The World Health Organization (WHO) has officially recognized Algeria and Argentina as malaria-free countries, a historic achievement in fighting the mosquito-borne disease, which has been making a comeback globally. Contracted through the bite of an infected mosquito, malaria remains one of the world’s leading killers, with an estimated 219 million cases and over 400,000 malaria-related deaths in 2017.
For both Algeria and Argentina, malaria has a history that spans hundreds of years, and the battle against the disease has been hard-fought. Over the last decade, improved surveillance allowed for every last case of malaria to be rapidly identified and treated. Importantly, both countries provided free diagnosis and treatment within their borders, ensuring no one was left behind in getting the services they needed to prevent, detect and cure the disease.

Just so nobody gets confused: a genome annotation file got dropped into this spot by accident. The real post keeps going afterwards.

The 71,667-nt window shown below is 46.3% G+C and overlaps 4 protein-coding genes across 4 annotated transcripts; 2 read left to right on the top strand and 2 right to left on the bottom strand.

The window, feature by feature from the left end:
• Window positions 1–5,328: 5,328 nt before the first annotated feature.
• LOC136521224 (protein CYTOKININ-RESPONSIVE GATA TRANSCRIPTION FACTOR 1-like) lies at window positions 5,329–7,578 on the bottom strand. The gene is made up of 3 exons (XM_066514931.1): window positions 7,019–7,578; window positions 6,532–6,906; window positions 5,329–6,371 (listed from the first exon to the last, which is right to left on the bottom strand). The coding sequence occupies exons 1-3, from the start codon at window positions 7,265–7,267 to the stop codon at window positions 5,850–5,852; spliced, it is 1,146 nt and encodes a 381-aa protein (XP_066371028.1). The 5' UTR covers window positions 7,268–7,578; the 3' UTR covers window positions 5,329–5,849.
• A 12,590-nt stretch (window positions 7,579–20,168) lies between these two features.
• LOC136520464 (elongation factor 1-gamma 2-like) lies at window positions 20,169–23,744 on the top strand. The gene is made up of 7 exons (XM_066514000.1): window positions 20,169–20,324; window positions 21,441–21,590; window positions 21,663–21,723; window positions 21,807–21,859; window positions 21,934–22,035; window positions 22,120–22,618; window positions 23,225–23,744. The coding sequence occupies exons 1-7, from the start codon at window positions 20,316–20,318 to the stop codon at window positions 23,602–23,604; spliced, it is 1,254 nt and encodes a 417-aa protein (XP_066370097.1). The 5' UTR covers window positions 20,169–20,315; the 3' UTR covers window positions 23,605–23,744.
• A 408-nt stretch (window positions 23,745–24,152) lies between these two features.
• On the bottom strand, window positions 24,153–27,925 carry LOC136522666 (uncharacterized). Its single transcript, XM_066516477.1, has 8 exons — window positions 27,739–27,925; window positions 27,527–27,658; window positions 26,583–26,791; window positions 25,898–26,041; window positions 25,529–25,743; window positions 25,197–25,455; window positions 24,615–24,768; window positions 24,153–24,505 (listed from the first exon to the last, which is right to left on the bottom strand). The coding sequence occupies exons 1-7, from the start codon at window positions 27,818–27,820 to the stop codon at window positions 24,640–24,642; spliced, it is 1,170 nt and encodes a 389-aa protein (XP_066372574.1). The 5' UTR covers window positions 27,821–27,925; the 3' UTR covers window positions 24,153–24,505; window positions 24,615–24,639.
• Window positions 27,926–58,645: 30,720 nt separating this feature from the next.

In order for a country to be certified as malaria-free it has to prove that it has stopped in-country transmission of malaria for at least three consecutive years. The last cases of indigenous malaria in Algeria and Argentina were reported in 2013 and 2010 respectively. WHO said there were now 38 countries and territories that have been declared free of the disease.